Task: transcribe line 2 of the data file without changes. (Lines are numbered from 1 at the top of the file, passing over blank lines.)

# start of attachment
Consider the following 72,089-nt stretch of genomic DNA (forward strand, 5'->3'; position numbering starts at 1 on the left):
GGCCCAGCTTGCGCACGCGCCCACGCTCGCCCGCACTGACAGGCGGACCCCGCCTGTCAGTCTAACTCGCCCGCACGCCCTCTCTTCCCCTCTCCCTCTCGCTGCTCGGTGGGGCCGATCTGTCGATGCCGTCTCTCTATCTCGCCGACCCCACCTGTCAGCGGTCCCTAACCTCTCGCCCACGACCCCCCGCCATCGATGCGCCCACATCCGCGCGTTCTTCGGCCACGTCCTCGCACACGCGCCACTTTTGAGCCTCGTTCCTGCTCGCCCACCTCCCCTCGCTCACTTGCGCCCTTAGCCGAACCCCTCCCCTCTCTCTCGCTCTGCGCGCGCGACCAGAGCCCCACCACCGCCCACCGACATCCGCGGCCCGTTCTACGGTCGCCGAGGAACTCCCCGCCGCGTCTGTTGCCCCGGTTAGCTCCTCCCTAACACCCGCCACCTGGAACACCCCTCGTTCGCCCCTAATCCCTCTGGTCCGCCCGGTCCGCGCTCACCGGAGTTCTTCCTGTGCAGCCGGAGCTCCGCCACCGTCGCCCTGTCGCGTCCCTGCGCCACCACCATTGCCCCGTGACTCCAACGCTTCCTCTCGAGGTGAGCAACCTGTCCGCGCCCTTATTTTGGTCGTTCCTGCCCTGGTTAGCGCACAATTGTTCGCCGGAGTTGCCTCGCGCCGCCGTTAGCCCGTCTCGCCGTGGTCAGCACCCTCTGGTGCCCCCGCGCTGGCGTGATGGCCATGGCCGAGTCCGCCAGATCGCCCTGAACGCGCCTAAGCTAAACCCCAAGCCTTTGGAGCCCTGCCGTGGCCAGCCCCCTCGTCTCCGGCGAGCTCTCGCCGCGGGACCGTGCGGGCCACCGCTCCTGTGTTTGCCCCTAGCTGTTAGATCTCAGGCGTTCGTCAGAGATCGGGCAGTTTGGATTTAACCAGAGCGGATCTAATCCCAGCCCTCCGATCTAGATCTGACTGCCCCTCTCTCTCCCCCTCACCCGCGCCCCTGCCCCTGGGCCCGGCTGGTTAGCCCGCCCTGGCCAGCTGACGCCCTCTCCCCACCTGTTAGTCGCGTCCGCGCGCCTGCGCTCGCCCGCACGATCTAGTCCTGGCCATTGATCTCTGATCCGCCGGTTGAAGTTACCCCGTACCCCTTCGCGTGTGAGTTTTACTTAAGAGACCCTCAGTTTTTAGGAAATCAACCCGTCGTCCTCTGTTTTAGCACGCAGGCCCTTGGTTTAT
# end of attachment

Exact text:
GGCCCAGCTTGCGCACGCGCCCACGCTCGCCCGCACTGACAGGCGGACCCCGCCTGTCAGTCTAACTCGCCCGCACGCCCTCTCTTCCCCTCTCCCTCTCGCTGCTCGGTGGGGCCGATCTGTCGATGCCGTCTCTCTATCTCGCCGACCCCACCTGTCAGCGGTCCCTAACCTCTCGCCCACGACCCCCCGCCATCGATGCGCCCACATCCGCGCGTTCTTCGGCCACGTCCTCGCACACGCGCCACTTTTGAGCCTCGTTCCTGCTCGCCCACCTCCCCTCGCTCACTTGCGCCCTTAGCCGAACCCCTCCCCTCTCTCTCGCTCTGCGCGCGCGACCAGAGCCCCACCACCGCCCACCGACATCCGCGGCCCGTTCTACGGTCGCCGAGGAACTCCCCGCCGCGTCTGTTGCCCCGGTTAGCTCCTCCCTAACACCCGCCACCTGGAACACCCCTCGTTCGCCCCTAATCCCTCTGGTCCGCCCGGTCCGCGCTCACCGGAGTTCTTCCTGTGCAGCCGGAGCTCCGCCACCGTCGCCCTGTCGCGTCCCTGCGCCACCACCATTGCCCCGTGACTCCAACGCTTCCTCTCGAGGTGAGCAACCTGTCCGCGCCCTTATTTTGGTCGTTCCTGCCCTGGTTAGCGCACAATTGTTCGCCGGAGTTGCCTCGCGCCGCCGTTAGCCCGTCTCGCCGTGGTCAGCACCCTCTGGTGCCCCCGCGCTGGCGTGATGGCCATGGCCGAGTCCGCCAGATCGCCCTGAACGCGCCTAAGCTAAACCCCAAGCCTTTGGAGCCCTGCCGTGGCCAGCCCCCTCGTCTCCGGCGAGCTCTCGCCGCGGGACCGTGCGGGCCACCGCTCCTGTGTTTGCCCCTAGCTGTTAGATCTCAGGCGTTCGTCAGAGATCGGGCAGTTTGGATTTAACCAGAGCGGATCTAATCCCAGCCCTCCGATCTAGATCTGACTGCCCCTCTCTCTCCCCCTCACCCGCGCCCCTGCCCCTGGGCCCGGCTGGTTAGCCCGCCCTGGCCAGCTGACGCCCTCTCCCCACCTGTTAGTCGCGTCCGCGCGCCTGCGCTCGCCCGCACGATCTAGTCCTGGCCATTGATCTCTGATCCGCCGGTTGAAGTTACCCCGTACCCCTTCGCGTGTGAGTTTTACTTAAGAGACCCTCAGTTTTTAGGAAATCAACCCGTCGTCCTCTGTTTTAGCACGCAGGCCCTTGGTTTAT